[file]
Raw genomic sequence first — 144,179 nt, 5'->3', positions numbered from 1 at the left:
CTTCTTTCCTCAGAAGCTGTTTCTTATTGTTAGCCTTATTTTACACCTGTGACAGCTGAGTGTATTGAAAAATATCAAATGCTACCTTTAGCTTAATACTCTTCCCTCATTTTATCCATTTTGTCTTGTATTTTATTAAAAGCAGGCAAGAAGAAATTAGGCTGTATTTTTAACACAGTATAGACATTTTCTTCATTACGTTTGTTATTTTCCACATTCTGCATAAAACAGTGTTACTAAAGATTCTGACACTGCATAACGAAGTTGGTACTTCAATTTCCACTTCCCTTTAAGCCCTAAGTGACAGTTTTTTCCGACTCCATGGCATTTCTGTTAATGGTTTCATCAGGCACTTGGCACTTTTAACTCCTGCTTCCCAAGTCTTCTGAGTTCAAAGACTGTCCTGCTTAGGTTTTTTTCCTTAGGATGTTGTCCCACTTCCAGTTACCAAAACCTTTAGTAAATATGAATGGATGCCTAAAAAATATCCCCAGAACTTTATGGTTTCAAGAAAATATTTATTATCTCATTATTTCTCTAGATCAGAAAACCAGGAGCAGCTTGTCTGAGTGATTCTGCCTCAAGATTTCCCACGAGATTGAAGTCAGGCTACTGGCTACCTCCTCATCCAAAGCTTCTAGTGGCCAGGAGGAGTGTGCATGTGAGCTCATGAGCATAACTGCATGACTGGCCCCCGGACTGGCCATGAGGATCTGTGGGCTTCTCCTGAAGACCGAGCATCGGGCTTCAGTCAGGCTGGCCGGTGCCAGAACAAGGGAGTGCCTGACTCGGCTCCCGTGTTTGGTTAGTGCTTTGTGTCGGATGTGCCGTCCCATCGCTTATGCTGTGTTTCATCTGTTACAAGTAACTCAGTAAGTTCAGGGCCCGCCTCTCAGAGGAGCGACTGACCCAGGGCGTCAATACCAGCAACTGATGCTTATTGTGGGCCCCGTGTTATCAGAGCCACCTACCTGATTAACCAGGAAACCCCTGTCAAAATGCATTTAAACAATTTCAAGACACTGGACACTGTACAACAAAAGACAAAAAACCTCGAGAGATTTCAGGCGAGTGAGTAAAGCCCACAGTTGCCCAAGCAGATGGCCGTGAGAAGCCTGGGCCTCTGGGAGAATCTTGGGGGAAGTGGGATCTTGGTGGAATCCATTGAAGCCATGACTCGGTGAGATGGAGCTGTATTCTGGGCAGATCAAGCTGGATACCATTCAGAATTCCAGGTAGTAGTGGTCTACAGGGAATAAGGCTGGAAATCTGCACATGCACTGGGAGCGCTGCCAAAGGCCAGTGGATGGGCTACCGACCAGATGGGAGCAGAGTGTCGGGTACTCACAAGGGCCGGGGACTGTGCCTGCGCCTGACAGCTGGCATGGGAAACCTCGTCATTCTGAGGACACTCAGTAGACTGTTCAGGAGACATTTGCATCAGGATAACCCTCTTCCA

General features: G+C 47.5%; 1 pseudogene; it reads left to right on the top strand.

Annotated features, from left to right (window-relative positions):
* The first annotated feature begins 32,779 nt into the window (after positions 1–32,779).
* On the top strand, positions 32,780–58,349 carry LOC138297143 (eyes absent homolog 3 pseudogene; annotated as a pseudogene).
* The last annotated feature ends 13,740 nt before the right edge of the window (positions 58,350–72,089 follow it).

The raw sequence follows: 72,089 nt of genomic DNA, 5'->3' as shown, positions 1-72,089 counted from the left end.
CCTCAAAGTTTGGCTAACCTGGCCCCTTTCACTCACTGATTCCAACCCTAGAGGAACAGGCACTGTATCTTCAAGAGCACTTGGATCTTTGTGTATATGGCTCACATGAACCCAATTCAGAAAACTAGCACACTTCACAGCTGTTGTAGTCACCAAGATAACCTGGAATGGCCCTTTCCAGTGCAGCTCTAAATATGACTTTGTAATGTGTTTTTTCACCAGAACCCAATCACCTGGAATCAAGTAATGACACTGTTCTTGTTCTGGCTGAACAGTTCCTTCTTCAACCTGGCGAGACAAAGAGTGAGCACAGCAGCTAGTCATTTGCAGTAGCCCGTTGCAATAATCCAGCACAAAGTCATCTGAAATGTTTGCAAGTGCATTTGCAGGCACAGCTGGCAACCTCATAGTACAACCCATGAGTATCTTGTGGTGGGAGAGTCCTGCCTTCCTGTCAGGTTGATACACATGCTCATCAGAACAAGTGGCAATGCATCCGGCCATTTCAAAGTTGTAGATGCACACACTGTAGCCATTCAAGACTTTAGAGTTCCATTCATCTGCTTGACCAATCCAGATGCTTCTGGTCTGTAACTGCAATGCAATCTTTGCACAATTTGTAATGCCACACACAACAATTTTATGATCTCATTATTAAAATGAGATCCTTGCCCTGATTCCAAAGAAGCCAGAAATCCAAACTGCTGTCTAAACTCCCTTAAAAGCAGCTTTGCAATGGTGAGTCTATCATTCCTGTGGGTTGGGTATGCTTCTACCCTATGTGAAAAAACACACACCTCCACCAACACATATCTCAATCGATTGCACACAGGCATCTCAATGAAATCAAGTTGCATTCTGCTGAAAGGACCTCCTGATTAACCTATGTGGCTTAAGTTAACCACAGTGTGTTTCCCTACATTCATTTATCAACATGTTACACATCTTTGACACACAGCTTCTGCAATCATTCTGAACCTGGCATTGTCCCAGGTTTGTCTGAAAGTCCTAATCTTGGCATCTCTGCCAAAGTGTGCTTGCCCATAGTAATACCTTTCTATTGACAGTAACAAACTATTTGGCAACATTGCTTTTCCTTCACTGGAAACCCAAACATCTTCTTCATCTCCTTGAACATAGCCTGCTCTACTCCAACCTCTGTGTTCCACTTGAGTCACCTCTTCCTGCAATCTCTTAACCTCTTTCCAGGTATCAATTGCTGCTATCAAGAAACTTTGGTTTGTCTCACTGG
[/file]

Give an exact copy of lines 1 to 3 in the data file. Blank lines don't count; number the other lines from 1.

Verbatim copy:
Raw genomic sequence first — 144,179 nt, 5'->3', positions numbered from 1 at the left:
CTTCTTTCCTCAGAAGCTGTTTCTTATTGTTAGCCTTATTTTACACCTGTGACAGCTGAGTGTATTGAAAAATATCAAATGCTACCTTTAGCTTAATACTCTTCCCTCATTTTATCCATTTTGTCTTGTATTTTATTAAAAGCAGGCAAGAAGAAATTAGGCTGTATTTTTAACACAGTATAGACATTTTCTTCATTACGTTTGTTATTTTCCACATTCTGCATAAAACAGTGTTACTAAAGATTCTGACACTGCATAACGAAGTTGGTACTTCAATTTCCACTTCCCTTTAAGCCCTAAGTGACAGTTTTTTCCGACTCCATGGCATTTCTGTTAATGGTTTCATCAGGCACTTGGCACTTTTAACTCCTGCTTCCCAAGTCTTCTGAGTTCAAAGACTGTCCTGCTTAGGTTTTTTTCCTTAGGATGTTGTCCCACTTCCAGTTACCAAAACCTTTAGTAAATATGAATGGATGCCTAAAAAATATCCCCAGAACTTTATGGTTTCAAGAAAATATTTATTATCTCATTATTTCTCTAGATCAGAAAACCAGGAGCAGCTTGTCTGAGTGATTCTGCCTCAAGATTTCCCACGAGATTGAAGTCAGGCTACTGGCTACCTCCTCATCCAAAGCTTCTAGTGGCCAGGAGGAGTGTGCATGTGAGCTCATGAGCATAACTGCATGACTGGCCCCCGGACTGGCCATGAGGATCTGTGGGCTTCTCCTGAAGACCGAGCATCGGGCTTCAGTCAGGCTGGCCGGTGCCAGAACAAGGGAGTGCCTGACTCGGCTCCCGTGTTTGGTTAGTGCTTTGTGTCGGATGTGCCGTCCCATCGCTTATGCTGTGTTTCATCTGTTACAAGTAACTCAGTAAGTTCAGGGCCCGCCTCTCAGAGGAGCGACTGACCCAGGGCGTCAATACCAGCAACTGATGCTTATTGTGGGCCCCGTGTTATCAGAGCCACCTACCTGATTAACCAGGAAACCCCTGTCAAAATGCATTTAAACAATTTCAAGACACTGGACACTGTACAACAAAAGACAAAAAACCTCGAGAGATTTCAGGCGAGTGAGTAAAGCCCACAGTTGCCCAAGCAGATGGCCGTGAGAAGCCTGGGCCTCTGGGAGAATCTTGGGGGAAGTGGGATCTTGGTGGAATCCATTGAAGCCATGACTCGGTGAGATGGAGCTGTATTCTGGGCAGATCAAGCTGGATACCATTCAGAATTCCAGGTAGTAGTGGTCTACAGGGAATAAGGCTGGAAATCTGCACATGCACTGGGAGCGCTGCCAAAGGCCAGTGGATGGGCTACCGACCAGATGGGAGCAGAGTGTCGGGTACTCACAAGGGCCGGGGACTGTGCCTGCGCCTGACAGCTGGCATGGGAAACCTCGTCATTCTGAGGACACTCAGTAGACTGTTCAGGAGACATTTGCATCAGGATAACCCTCTTCCA

General features: G+C 47.5%; 1 pseudogene; it reads left to right on the top strand.